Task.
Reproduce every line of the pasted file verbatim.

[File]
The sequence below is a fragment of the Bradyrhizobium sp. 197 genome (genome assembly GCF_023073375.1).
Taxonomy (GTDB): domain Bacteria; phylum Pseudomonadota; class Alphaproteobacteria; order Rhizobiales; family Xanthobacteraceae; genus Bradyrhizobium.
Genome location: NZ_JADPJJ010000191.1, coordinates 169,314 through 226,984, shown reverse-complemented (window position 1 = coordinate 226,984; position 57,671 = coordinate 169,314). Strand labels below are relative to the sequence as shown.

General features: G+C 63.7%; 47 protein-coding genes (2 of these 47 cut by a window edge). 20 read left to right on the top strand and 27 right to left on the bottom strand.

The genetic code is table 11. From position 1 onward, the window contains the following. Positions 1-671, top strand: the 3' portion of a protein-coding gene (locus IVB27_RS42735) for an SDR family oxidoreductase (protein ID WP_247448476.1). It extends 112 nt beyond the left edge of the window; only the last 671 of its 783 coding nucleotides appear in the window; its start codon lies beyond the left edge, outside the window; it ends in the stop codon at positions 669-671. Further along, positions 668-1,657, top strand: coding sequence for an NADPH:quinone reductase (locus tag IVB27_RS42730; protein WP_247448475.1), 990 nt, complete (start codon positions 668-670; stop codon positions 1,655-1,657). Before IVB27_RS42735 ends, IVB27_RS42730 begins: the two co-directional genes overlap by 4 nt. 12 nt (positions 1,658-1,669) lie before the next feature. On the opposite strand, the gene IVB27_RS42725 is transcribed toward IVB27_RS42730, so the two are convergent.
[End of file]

The sequence below is a fragment of the Bradyrhizobium sp. 197 genome (genome assembly GCF_023073375.1).
Taxonomy (GTDB): domain Bacteria; phylum Pseudomonadota; class Alphaproteobacteria; order Rhizobiales; family Xanthobacteraceae; genus Bradyrhizobium.
Genome location: NZ_JADPJJ010000191.1, coordinates 169,314 through 226,984, shown reverse-complemented (window position 1 = coordinate 226,984; position 57,671 = coordinate 169,314). Strand labels below are relative to the sequence as shown.

General features: G+C 63.7%; 47 protein-coding genes (2 of these 47 cut by a window edge). 20 read left to right on the top strand and 27 right to left on the bottom strand.

The genetic code is table 11. From position 1 onward, the window contains the following. Positions 1-671, top strand: the 3' portion of a protein-coding gene (locus IVB27_RS42735) for an SDR family oxidoreductase (protein ID WP_247448476.1). It extends 112 nt beyond the left edge of the window; only the last 671 of its 783 coding nucleotides appear in the window; its start codon lies beyond the left edge, outside the window; it ends in the stop codon at positions 669-671. Further along, positions 668-1,657, top strand: coding sequence for an NADPH:quinone reductase (locus tag IVB27_RS42730; protein WP_247448475.1), 990 nt, complete (start codon positions 668-670; stop codon positions 1,655-1,657). Before IVB27_RS42735 ends, IVB27_RS42730 begins: the two co-directional genes overlap by 4 nt. 12 nt (positions 1,658-1,669) lie before the next feature. On the opposite strand, the gene IVB27_RS42725 is transcribed toward IVB27_RS42730, so the two are convergent.